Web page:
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What Can We Learn From Willis Lease Finance Corporation’s (NASDAQ:WLFC) Investment Returns?

Simply Wall St

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Today we'll look at Willis Lease Finance Corporation (NASDAQ:WLFC) and reflect on its potential as an investment. In particular, we'll consider its Return On Capital Employed (ROCE), as that can give us insight into how profitably the company is able to employ capital in its business.

First of all, we'll work out how to calculate ROCE. Next, we'll compare it to others in its industry. Last but not least, we'll look at what impact its current liabilities have on its ROCE.

Return On Capital Employed (ROCE): What is it?

ROCE is a metric for evaluating how much pre-tax income (in percentage terms) a company earns on the capital invested in its business. Generally speaking a higher ROCE is better. Overall, it is a valuable metric that has its flaws. Author Edwin Whiting says to be careful when comparing the ROCE of different businesses, since 'No two businesses are exactly alike.'

How Do You Calculate Return On Capital Employed?

Analysts use this formula to calculate return on capital employed:

Return on Capital Employed = Earnings Before Interest and Tax (EBIT) ÷ (Total Assets - Current Liabilities)

Or for Willis Lease Finance:

0.071 = US$127m ÷ (US$1.9b - US$137m) (Based on the trailing twelve months to December 2018.)

So, Willis Lease Finance has an ROCE of 7.1%.

See our latest analysis for Willis Lease Finance

Does Willis Lease Finance Have A Good ROCE?

ROCE is commonly used for comparing the performance of similar businesses. Using our data, Willis Lease Finance's ROCE appears to be around the 8.1% average of the Trade Distributors industry. Setting aside the industry comparison for now, Willis Lease Finance's ROCE is mediocre in absolute terms, considering the risk of investing in stocks versus the safety of a bank account. Readers may find more attractive investment prospects elsewhere.

As we can see, Willis Lease Finance currently has an ROCE of 7.1% compared to its ROCE 3 years ago, which was 4.6%. This makes us wonder if the company is improving.

NasdaqGM:WLFC Past Revenue and Net Income, April 8th 2019

When considering this metric, keep in mind that it is backwards looking, and not necessarily predictive. ROCE can be deceptive for cyclical businesses, as returns can look incredible in boom times, and terribly low in downturns. ROCE is only a point-in-time measure. If Willis Lease Finance is cyclical, it could make sense to check out this free graph of past earnings, revenue and cash flow.

How Willis Lease Finance's Current Liabilities Impact Its ROCE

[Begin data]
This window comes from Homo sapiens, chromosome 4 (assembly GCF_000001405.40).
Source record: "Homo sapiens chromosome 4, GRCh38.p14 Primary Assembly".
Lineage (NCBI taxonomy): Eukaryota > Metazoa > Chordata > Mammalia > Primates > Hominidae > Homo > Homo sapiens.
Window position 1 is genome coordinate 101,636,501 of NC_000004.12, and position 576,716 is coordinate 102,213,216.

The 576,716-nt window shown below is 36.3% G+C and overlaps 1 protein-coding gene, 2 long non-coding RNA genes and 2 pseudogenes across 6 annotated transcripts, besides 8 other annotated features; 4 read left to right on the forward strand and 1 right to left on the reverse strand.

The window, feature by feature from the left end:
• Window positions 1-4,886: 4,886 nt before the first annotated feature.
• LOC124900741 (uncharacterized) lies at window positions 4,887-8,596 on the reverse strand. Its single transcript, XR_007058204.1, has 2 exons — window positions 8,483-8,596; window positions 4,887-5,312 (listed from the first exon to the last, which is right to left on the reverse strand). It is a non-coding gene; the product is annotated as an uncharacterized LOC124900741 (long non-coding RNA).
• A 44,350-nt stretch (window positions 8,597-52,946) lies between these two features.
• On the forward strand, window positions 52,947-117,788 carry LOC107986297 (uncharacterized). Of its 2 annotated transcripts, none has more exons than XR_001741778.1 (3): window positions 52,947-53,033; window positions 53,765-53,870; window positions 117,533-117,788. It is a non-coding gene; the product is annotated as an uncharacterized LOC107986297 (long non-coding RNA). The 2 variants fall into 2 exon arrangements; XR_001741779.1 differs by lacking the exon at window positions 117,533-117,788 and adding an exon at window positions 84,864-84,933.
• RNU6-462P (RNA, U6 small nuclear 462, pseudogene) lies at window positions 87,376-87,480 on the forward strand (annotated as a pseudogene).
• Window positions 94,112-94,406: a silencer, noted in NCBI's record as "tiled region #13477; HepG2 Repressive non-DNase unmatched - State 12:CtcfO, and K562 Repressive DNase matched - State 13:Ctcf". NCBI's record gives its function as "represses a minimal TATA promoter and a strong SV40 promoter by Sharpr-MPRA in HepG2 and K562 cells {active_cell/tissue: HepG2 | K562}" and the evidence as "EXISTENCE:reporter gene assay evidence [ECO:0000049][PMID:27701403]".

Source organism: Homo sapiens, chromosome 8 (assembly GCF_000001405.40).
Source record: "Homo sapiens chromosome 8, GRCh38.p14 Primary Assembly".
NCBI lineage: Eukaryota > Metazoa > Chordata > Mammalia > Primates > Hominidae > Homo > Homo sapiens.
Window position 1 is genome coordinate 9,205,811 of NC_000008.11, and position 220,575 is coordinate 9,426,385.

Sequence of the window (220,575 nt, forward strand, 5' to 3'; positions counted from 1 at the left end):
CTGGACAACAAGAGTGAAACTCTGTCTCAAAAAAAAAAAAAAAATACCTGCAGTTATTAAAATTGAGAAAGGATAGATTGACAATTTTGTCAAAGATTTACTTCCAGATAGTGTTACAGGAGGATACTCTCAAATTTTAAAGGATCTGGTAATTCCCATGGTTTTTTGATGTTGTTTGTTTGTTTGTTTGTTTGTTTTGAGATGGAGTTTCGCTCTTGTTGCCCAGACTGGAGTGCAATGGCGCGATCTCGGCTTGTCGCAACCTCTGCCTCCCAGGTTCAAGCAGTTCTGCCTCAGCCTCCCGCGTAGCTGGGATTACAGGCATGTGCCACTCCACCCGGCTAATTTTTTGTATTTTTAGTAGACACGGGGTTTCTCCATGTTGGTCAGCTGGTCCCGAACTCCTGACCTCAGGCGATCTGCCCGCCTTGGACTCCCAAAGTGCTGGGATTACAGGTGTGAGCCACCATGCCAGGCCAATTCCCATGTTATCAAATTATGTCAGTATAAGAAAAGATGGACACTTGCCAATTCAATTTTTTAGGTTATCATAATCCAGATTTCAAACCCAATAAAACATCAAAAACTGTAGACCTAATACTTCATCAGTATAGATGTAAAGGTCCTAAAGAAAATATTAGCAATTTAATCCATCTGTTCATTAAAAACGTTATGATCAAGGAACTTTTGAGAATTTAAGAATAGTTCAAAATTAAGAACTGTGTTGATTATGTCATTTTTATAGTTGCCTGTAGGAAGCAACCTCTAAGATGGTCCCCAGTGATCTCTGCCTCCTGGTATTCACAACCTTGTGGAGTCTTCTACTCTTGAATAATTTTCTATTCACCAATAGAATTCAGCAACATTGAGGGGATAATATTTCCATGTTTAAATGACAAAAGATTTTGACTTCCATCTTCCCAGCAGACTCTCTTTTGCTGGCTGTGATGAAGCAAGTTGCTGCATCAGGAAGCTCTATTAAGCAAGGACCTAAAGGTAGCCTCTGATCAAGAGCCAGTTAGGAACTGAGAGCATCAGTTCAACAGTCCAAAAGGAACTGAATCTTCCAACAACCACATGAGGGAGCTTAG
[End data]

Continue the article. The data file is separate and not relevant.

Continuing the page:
Current liabilities include invoices, such as supplier payments, short-term debt, or a tax bill, that need to be paid within 12 months. Due to the way ROCE is calculated, a high level of current liabilities makes a company look as though it has less capital employed, and thus can (sometimes unfairly) boost the ROCE. To counter this, investors can check if a company has high current liabilities relative to total assets.

Willis Lease Finance has total assets of US$1.9b and current liabilities of US$137m. As a result, its current liabilities are equal to approximately 7.1% of its total assets. Willis Lease Finance has a low level of current liabilities, which have a minimal impact on its uninspiring ROCE.

The Bottom Line On Willis Lease Finance's ROCE

Based on this information, Willis Lease Finance appears to be a mediocre business. You might be able to find a better buy than Willis Lease Finance. If you want a selection of possible winners, check out this free list of interesting companies that trade on a P/E below 20 (but have proven they can grow earnings).

I will like Willis Lease Finance better if I see some big insider buys. While we wait, check out this free list of growing companies with considerable, recent, insider buying.

We aim to bring you long-term focused research analysis driven by fundamental data. Note that our analysis may not factor in the latest price-sensitive company announcements or qualitative material.

If you spot an error that warrants correction, please contact the editor at editorial-team@simplywallst.com. This article by Simply Wall St is general in nature. It does not constitute a recommendation to buy or sell any stock, and does not take account of your objectives, or your financial situation. Simply Wall St has no position in the stocks mentioned. Thank you for reading.